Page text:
PROVIDENCE, RI — On May 16, more than 50 baby strollers thundered their way from the Providence Omni Hotel up to the State House where more children and their parents were waiting to participate in Early Childhood Advocacy Day. The day brought together parents, care givers, teachers, public health professionals and others from Rhode Island organizations to bring attention to the issues facing children. The message for this year’s program was to reinforce the importance of affordable, high-quality child care for infants and toddlers, and to highlight the shortfall of the current tiered-reimbursement rates for child care in Rhode Island.
Team members from Local Initiatives Support Corporation (LISC) Rhode Island participated in the event to underscore the importance of early child care facilities, as well as to identify the influence facilities can have on a child’s growth and development. LISC Rhode Island houses the Rhode Island Child Care Facilities Fund (RICCFF), a public-private partnership with a mission to expand access to quality child care and early education for low-income communities. RICCFF provides grant funding, technical assistance, resources and training to support early child care facilities.
“Our state is looking at improving our facilities for K-12, which is desperately needed, but they shouldn’t forget our youngest learners. Infrastructure problems for early child care must also be addressed,” said Cindy Larson, Deputy Director of LISC Rhode Island and long-time early child care advocate. “The rate of brain development is highest from infancy to about age 5. It’s most important to ensure they are in high quality environments to nurture that growth.”
The RICCFF has invested more than $21 million to develop and improve child care facilities statewide. That investment has helped to facilitate an additional $28 million in investments for improvements, but Larson says so much more needs to be done.
“We are pleased to support Governor Raimondo’s proposal that would establish a tiered-rate structure for the child care assistance reimbursement program for infants and toddlers,” said Larson. “It is an important step.”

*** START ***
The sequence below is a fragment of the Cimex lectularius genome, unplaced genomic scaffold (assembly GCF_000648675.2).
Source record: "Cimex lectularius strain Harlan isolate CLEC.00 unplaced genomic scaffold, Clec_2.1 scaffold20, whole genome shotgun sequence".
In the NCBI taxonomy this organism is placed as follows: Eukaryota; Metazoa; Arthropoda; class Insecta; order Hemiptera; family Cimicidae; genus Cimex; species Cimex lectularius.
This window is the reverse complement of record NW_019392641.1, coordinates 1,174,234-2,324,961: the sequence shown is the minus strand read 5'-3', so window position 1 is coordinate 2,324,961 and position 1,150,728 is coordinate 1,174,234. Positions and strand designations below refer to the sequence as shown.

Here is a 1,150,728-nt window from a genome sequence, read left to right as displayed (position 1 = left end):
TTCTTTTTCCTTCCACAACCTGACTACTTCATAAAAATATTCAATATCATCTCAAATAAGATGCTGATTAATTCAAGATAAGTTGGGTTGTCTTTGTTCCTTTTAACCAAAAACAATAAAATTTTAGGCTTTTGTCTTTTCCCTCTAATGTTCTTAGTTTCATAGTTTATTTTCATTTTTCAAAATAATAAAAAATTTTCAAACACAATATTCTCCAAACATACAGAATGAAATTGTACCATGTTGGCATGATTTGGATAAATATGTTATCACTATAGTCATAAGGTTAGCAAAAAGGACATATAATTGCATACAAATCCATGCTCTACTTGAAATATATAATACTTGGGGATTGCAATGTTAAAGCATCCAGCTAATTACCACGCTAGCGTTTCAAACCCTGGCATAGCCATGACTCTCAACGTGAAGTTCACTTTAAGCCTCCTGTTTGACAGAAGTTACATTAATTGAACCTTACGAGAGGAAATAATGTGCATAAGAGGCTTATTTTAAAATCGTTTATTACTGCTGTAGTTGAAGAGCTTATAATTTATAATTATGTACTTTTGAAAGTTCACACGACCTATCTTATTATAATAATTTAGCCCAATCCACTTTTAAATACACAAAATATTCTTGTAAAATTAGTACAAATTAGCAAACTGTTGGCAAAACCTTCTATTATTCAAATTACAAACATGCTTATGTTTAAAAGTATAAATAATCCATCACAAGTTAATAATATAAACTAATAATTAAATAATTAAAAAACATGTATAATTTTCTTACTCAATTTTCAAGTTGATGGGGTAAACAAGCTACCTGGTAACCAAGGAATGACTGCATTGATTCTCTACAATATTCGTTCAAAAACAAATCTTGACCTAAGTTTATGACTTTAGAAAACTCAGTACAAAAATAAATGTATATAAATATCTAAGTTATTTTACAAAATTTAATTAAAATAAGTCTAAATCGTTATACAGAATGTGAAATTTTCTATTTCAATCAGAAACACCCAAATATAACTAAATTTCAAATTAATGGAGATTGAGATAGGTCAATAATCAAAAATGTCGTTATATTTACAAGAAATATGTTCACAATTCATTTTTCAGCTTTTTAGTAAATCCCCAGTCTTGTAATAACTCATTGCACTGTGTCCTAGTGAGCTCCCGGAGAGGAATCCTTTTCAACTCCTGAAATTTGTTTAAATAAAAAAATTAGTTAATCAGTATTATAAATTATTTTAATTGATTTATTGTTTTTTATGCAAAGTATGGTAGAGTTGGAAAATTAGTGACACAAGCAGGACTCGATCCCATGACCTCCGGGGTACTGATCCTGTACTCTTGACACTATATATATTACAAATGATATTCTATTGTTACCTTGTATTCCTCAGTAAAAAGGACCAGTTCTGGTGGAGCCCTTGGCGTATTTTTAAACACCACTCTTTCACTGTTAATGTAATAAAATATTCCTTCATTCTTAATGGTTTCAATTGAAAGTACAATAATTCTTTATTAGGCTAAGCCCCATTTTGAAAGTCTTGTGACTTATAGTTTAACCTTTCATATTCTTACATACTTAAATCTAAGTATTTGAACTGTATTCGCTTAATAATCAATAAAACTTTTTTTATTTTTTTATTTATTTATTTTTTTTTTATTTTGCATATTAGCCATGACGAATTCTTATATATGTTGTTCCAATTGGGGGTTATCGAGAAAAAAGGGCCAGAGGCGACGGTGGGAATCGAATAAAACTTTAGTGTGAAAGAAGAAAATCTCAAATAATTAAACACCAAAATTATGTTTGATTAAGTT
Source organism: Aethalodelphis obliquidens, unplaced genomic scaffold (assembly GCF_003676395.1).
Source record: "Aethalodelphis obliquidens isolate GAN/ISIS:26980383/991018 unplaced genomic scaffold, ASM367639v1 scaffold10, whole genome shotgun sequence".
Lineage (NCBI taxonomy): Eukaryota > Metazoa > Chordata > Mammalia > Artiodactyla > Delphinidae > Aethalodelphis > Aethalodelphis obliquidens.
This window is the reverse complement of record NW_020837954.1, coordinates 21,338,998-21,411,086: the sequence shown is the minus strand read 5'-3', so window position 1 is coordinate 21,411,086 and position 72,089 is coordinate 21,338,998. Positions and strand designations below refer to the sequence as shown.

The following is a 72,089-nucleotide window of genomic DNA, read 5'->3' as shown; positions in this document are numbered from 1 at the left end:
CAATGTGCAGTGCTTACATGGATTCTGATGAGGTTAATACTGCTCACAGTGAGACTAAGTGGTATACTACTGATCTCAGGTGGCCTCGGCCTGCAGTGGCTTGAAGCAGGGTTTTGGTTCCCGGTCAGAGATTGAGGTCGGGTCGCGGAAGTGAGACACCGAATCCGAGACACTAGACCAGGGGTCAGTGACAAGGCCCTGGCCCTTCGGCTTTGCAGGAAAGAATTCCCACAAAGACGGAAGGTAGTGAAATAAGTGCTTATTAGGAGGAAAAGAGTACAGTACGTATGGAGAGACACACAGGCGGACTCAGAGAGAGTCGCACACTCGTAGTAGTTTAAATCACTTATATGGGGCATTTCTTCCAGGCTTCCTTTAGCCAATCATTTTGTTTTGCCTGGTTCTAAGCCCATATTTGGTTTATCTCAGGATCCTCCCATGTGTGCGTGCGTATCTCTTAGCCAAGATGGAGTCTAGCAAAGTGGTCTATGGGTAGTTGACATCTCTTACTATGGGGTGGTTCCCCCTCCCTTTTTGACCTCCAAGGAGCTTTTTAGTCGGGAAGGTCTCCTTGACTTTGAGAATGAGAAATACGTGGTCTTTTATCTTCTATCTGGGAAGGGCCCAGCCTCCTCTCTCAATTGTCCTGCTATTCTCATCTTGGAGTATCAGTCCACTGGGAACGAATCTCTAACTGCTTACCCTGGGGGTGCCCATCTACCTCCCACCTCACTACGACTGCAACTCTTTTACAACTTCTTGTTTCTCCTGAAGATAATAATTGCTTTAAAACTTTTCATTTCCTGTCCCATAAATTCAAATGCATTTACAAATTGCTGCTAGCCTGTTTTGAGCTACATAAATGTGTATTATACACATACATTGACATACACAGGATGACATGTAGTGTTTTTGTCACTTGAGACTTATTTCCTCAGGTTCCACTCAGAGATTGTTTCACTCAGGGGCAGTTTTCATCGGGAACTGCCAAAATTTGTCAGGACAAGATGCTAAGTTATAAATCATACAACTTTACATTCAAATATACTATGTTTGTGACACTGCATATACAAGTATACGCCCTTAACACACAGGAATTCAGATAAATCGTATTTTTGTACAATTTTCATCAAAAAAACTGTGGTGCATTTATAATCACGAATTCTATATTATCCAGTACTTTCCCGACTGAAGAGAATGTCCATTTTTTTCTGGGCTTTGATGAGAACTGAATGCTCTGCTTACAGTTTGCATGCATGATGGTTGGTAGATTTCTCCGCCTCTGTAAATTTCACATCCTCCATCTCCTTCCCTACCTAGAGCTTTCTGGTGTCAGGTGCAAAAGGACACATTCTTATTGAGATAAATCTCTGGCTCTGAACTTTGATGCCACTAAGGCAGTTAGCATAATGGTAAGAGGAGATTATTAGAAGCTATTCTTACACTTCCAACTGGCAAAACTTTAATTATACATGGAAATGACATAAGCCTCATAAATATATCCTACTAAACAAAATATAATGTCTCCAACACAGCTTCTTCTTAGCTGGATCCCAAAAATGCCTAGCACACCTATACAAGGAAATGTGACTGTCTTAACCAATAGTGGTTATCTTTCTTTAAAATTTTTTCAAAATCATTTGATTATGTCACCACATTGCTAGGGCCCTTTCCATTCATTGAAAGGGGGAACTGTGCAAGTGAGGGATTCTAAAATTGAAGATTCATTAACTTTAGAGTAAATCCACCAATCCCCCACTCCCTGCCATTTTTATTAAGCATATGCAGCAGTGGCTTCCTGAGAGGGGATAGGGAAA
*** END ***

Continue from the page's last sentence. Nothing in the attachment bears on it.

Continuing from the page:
The tiered system would provide a higher reimbursement rate per child to centers with higher ratings from the state’s Quality Rating System. The measure will provide some financial incentive for centers to seek and maintain higher ratings, and represents the first time since 2005 that there has been a change to the reimbursement rate for low-income children, which currently lies at only 13% of the national average.
“In our work with centers, we have observed first-hand the detrimental impact that stagnant child care reimbursement rates have had across the state,” says Larson. “Current child care budgets are hindering the growth of access to high quality care, and this budget amendment offers an essential down payment on a system that moves toward compensating quality programs for our youngest and most vulnerable children.”
RICCFF provides technical assistance to more than 200 organizations seeking to develop new centers, expand programming, and implement quality improvements to physical space. In 2014, the LISC team conducted a Facilities Needs Assessment which documented the financial challenges facing early learning programs in Rhode Island. The report highlighted the limitations of a crumbling system. At that time, more than 50% of centers reported that there are aspects of their facilities that prohibit them from moving up the established “quality ladder” in Rhode Island.
“Well-designed space is absolutely essential to offering quality care that ensures children are safe, healthy, and engaged during their time in child care,” said Larson. “However, space is expensive and – absent a dedicated funding stream or budgets that truly support facility costs – improvements are often neglected.
“The condition of many buildings which house some of our state’s most vulnerable children for large quantities of time has simply become unacceptable.”